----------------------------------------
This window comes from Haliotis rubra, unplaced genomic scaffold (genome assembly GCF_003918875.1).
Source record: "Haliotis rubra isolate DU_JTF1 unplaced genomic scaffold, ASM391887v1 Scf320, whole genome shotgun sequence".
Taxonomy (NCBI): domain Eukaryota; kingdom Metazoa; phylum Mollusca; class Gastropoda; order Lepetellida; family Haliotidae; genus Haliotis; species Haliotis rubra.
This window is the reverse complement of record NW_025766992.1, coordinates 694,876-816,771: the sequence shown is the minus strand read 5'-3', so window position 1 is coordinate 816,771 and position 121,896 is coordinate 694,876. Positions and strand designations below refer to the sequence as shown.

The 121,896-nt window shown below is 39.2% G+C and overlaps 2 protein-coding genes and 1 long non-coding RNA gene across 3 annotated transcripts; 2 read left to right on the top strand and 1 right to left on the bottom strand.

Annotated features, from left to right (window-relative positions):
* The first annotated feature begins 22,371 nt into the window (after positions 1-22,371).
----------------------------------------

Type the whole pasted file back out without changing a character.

This window comes from Haliotis rubra, unplaced genomic scaffold (genome assembly GCF_003918875.1).
Source record: "Haliotis rubra isolate DU_JTF1 unplaced genomic scaffold, ASM391887v1 Scf320, whole genome shotgun sequence".
Taxonomy (NCBI): domain Eukaryota; kingdom Metazoa; phylum Mollusca; class Gastropoda; order Lepetellida; family Haliotidae; genus Haliotis; species Haliotis rubra.
This window is the reverse complement of record NW_025766992.1, coordinates 694,876-816,771: the sequence shown is the minus strand read 5'-3', so window position 1 is coordinate 816,771 and position 121,896 is coordinate 694,876. Positions and strand designations below refer to the sequence as shown.

The 121,896-nt window shown below is 39.2% G+C and overlaps 2 protein-coding genes and 1 long non-coding RNA gene across 3 annotated transcripts; 2 read left to right on the top strand and 1 right to left on the bottom strand.

Annotated features, from left to right (window-relative positions):
* The first annotated feature begins 22,371 nt into the window (after positions 1-22,371).